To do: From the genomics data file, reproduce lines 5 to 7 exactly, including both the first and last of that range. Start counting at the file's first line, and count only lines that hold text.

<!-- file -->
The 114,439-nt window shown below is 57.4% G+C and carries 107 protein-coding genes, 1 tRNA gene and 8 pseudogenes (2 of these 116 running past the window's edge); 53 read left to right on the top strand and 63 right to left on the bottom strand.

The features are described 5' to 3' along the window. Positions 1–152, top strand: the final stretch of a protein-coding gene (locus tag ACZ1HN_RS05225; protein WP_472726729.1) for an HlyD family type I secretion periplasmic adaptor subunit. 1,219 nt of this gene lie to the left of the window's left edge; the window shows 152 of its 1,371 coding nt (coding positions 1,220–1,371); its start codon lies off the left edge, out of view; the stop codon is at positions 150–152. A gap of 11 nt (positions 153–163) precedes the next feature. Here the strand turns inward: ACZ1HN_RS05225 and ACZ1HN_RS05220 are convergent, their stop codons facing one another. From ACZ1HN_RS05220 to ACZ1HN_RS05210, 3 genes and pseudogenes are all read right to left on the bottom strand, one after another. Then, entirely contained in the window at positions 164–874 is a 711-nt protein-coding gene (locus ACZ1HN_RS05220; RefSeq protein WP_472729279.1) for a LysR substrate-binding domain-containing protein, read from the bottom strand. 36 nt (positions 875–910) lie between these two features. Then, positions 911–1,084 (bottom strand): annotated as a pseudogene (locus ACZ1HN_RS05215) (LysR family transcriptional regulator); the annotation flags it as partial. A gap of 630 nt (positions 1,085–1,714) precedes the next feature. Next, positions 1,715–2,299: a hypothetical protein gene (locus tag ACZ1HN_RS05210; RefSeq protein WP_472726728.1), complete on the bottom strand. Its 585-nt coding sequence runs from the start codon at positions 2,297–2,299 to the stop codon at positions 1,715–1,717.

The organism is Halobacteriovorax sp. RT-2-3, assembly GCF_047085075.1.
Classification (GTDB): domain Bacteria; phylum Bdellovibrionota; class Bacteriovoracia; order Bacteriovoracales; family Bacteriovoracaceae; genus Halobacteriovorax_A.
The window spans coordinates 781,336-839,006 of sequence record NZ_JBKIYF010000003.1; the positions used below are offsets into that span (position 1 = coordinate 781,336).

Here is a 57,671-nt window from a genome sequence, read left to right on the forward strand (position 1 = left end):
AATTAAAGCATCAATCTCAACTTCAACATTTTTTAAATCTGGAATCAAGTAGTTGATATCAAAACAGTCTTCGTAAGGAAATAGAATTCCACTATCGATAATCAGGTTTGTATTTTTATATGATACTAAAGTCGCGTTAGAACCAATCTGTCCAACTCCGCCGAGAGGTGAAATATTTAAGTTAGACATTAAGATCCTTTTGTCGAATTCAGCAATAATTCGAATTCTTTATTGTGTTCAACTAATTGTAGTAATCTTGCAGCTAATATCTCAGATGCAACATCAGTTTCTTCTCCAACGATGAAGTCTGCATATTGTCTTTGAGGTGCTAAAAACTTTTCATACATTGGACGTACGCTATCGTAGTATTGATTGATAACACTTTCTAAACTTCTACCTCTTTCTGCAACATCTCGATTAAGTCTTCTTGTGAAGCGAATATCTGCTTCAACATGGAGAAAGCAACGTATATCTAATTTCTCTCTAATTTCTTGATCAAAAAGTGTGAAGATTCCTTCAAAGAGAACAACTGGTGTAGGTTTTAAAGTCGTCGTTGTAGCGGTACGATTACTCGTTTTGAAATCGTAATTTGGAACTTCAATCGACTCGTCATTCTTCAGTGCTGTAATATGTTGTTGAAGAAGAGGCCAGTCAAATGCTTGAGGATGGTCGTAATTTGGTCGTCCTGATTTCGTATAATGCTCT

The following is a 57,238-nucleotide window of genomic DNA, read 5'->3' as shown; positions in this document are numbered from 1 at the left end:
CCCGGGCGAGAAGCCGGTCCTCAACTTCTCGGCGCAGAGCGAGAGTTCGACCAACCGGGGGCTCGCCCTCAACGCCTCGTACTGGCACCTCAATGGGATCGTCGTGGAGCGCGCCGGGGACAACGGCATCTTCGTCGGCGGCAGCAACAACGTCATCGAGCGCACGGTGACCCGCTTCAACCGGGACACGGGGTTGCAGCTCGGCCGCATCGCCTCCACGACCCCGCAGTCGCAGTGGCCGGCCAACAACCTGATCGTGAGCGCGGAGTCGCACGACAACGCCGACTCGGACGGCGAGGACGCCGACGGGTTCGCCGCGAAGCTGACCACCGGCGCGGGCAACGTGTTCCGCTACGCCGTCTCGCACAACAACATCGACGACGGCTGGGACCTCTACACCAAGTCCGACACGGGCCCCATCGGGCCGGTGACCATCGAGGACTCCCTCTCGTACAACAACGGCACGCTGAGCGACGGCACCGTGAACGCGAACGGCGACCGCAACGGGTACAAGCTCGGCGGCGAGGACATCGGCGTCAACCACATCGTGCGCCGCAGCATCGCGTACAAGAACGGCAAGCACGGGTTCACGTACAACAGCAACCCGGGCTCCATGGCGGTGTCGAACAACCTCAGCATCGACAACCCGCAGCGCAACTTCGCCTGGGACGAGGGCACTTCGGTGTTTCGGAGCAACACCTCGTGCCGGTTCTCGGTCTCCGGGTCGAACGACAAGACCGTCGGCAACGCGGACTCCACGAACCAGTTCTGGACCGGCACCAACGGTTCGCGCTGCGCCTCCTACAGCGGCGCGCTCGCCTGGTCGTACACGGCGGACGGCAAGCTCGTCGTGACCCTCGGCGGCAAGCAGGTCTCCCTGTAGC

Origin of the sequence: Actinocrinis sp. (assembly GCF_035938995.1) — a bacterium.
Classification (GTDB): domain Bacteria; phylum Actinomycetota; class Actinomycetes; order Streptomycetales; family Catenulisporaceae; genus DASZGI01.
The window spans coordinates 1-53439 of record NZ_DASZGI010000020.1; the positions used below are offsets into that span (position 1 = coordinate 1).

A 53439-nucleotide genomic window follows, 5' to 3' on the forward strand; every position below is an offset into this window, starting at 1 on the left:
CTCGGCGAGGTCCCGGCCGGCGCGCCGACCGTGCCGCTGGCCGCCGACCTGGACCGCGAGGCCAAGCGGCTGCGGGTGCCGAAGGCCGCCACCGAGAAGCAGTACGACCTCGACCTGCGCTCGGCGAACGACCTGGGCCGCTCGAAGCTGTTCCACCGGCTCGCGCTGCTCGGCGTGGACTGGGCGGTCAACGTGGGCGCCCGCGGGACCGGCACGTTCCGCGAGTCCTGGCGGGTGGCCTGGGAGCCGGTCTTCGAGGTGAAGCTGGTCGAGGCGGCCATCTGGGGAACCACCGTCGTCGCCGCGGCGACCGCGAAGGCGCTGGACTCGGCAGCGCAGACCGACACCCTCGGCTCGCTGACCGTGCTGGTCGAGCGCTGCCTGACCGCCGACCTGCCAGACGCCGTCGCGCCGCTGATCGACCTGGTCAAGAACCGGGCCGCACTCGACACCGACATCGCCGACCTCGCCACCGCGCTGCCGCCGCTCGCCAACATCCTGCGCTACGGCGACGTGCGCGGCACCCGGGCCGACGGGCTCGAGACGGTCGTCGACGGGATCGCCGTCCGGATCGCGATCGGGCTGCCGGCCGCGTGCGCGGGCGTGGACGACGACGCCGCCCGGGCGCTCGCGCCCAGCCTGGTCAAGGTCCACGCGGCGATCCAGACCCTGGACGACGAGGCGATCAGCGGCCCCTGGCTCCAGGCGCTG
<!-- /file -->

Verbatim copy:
The window spans coordinates 781,336-839,006 of sequence record NZ_JBKIYF010000003.1; the positions used below are offsets into that span (position 1 = coordinate 781,336).

Here is a 57,671-nt window from a genome sequence, read left to right on the forward strand (position 1 = left end):
AATTAAAGCATCAATCTCAACTTCAACATTTTTTAAATCTGGAATCAAGTAGTTGATATCAAAACAGTCTTCGTAAGGAAATAGAATTCCACTATCGATAATCAGGTTTGTATTTTTATATGATACTAAAGTCGCGTTAGAACCAATCTGTCCAACTCCGCCGAGAGGTGAAATATTTAAGTTAGACATTAAGATCCTTTTGTCGAATTCAGCAATAATTCGAATTCTTTATTGTGTTCAACTAATTGTAGTAATCTTGCAGCTAATATCTCAGATGCAACATCAGTTTCTTCTCCAACGATGAAGTCTGCATATTGTCTTTGAGGTGCTAAAAACTTTTCATACATTGGACGTACGCTATCGTAGTATTGATTGATAACACTTTCTAAACTTCTACCTCTTTCTGCAACATCTCGATTAAGTCTTCTTGTGAAGCGAATATCTGCTTCAACATGGAGAAAGCAACGTATATCTAATTTCTCTCTAATTTCTTGATCAAAAAGTGTGAAGATTCCTTCAAAGAGAACAACTGGTGTAGGTTTTAAAGTCGTCGTTGTAGCGGTACGATTACTCGTTTTGAAATCGTAATTTGGAACTTCAATCGACTCGTCATTCTTCAGTGCTGTAATATGTTGTTGAAGAAGAGGCCAGTCAAATGCTTGAGGATGGTCGTAATTTGGTCGTCCTGATTTCGTATAATGCTCT